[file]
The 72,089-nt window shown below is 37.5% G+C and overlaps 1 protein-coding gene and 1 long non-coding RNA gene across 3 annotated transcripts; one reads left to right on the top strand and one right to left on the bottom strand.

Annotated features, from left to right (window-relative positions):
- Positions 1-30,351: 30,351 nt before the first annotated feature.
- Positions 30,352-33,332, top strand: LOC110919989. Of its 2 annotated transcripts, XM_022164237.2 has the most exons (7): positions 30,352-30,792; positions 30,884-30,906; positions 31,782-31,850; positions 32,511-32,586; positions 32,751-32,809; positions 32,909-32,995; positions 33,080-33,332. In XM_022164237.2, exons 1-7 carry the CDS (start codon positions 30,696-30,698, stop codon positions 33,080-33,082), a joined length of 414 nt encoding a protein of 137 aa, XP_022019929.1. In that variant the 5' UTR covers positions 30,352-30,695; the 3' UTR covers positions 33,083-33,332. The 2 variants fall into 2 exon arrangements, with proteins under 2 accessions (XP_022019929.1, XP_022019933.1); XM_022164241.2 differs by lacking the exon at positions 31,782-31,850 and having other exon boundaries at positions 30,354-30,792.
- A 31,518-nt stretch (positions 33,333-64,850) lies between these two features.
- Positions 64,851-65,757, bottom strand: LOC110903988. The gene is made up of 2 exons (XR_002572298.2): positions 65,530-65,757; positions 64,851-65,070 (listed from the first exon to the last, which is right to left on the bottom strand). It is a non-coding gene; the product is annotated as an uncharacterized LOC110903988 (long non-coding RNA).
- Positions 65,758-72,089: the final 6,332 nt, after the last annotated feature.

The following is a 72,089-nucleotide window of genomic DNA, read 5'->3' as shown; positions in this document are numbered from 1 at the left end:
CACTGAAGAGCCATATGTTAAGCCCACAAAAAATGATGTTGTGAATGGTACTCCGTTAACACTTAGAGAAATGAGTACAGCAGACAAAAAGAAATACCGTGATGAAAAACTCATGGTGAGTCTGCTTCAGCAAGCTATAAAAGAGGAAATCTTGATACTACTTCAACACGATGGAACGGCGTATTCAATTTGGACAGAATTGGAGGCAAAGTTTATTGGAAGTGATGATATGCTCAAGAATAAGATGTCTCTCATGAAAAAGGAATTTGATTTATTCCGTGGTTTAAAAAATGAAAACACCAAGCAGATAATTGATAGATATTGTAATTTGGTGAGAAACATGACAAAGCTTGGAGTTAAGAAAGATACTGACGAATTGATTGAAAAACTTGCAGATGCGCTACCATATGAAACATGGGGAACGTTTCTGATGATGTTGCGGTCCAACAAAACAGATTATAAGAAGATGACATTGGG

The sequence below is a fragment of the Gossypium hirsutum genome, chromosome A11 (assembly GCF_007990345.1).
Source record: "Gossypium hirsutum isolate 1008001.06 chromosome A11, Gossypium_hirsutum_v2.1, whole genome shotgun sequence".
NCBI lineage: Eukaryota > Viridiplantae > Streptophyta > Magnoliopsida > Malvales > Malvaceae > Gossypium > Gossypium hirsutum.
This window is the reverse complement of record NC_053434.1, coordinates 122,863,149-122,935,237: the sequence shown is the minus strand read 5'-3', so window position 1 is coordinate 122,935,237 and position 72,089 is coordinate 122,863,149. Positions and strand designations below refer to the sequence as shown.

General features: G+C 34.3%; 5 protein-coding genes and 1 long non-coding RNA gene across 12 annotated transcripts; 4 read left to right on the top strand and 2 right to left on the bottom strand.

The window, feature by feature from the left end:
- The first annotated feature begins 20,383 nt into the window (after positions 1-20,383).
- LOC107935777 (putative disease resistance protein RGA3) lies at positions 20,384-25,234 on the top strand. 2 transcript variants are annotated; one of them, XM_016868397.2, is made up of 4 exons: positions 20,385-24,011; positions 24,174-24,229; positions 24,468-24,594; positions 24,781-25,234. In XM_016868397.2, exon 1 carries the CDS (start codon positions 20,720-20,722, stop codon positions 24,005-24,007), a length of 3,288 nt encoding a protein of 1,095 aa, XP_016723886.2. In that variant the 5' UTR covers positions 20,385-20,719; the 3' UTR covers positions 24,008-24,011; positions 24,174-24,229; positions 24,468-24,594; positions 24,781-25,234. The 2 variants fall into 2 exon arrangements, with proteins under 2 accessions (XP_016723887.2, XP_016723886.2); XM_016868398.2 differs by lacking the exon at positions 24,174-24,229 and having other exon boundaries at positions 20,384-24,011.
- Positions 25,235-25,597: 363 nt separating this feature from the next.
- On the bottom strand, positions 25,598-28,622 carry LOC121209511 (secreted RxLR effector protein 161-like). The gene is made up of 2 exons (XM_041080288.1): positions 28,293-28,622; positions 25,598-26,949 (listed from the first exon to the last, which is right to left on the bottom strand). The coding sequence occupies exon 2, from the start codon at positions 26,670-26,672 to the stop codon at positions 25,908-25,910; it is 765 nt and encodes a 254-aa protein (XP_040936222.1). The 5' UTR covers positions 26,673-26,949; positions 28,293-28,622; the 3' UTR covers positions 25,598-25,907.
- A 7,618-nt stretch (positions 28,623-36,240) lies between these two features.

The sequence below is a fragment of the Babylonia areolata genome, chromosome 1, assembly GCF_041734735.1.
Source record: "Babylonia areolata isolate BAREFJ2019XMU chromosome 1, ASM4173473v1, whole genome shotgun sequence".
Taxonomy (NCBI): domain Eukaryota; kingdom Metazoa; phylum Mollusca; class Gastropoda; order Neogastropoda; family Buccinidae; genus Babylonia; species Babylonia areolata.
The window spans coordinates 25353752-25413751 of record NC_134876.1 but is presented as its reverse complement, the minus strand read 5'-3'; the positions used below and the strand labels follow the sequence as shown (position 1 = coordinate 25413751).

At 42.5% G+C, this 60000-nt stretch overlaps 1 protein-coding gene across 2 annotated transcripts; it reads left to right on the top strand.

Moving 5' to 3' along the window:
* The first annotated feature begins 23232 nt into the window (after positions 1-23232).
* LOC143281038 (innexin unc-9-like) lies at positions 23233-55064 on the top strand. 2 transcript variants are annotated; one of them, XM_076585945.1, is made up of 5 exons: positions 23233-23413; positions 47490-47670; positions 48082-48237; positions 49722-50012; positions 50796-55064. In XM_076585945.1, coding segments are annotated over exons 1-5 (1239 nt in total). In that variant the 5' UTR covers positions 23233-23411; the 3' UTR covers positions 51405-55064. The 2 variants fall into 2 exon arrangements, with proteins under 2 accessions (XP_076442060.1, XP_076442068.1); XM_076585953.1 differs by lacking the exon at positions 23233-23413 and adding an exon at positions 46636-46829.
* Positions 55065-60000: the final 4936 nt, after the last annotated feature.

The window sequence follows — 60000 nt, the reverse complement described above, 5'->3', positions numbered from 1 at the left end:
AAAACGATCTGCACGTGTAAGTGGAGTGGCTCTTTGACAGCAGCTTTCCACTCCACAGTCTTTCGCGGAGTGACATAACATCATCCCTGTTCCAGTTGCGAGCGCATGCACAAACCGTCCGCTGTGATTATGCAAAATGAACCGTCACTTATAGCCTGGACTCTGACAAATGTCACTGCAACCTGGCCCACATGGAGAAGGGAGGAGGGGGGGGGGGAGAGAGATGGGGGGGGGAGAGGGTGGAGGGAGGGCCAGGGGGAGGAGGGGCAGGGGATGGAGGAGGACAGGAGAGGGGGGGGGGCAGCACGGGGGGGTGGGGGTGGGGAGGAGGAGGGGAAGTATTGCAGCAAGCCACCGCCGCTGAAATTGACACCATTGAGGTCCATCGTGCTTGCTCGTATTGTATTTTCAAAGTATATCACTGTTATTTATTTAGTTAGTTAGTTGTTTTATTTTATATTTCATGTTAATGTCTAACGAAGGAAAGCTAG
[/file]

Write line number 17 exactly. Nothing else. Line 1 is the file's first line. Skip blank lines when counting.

- LOC107935777 (putative disease resistance protein RGA3) lies at positions 20,384-25,234 on the top strand. 2 transcript variants are annotated; one of them, XM_016868397.2, is made up of 4 exons: positions 20,385-24,011; positions 24,174-24,229; positions 24,468-24,594; positions 24,781-25,234. In XM_016868397.2, exon 1 carries the CDS (start codon positions 20,720-20,722, stop codon positions 24,005-24,007), a length of 3,288 nt encoding a protein of 1,095 aa, XP_016723886.2. In that variant the 5' UTR covers positions 20,385-20,719; the 3' UTR covers positions 24,008-24,011; positions 24,174-24,229; positions 24,468-24,594; positions 24,781-25,234. The 2 variants fall into 2 exon arrangements, with proteins under 2 accessions (XP_016723887.2, XP_016723886.2); XM_016868398.2 differs by lacking the exon at positions 24,174-24,229 and having other exon boundaries at positions 20,384-24,011.